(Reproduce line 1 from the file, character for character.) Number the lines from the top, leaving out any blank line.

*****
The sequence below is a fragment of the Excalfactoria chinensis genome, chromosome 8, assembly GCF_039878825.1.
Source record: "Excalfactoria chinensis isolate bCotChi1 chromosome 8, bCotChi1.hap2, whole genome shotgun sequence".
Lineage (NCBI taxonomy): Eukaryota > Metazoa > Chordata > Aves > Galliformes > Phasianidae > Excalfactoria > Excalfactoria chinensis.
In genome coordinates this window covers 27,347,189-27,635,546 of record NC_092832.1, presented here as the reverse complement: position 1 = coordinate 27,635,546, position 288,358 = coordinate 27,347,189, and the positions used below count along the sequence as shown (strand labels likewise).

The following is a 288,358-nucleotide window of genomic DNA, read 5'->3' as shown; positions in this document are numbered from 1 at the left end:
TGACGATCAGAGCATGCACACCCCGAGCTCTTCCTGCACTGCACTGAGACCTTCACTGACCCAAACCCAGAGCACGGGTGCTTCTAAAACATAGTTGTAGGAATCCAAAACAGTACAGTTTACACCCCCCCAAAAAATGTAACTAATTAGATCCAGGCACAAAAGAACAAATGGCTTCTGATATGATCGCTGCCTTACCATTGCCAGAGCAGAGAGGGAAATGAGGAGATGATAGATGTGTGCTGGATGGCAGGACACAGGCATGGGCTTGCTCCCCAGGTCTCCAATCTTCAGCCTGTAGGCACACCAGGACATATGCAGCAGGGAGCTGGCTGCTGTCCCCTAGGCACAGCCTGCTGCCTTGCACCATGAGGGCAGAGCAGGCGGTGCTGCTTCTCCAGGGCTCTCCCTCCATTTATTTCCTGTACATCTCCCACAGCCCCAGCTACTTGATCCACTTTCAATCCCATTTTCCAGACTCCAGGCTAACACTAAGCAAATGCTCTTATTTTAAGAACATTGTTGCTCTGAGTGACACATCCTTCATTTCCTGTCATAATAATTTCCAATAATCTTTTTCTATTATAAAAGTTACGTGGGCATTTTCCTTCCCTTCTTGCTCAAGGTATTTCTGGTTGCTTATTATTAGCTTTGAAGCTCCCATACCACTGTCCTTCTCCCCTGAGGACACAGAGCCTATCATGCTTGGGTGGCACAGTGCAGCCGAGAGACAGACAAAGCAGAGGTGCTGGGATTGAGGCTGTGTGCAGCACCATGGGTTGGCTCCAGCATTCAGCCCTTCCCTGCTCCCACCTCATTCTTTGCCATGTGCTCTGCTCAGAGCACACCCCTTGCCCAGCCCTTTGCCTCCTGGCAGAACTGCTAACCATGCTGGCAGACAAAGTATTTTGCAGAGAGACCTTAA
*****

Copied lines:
The sequence below is a fragment of the Excalfactoria chinensis genome, chromosome 8, assembly GCF_039878825.1.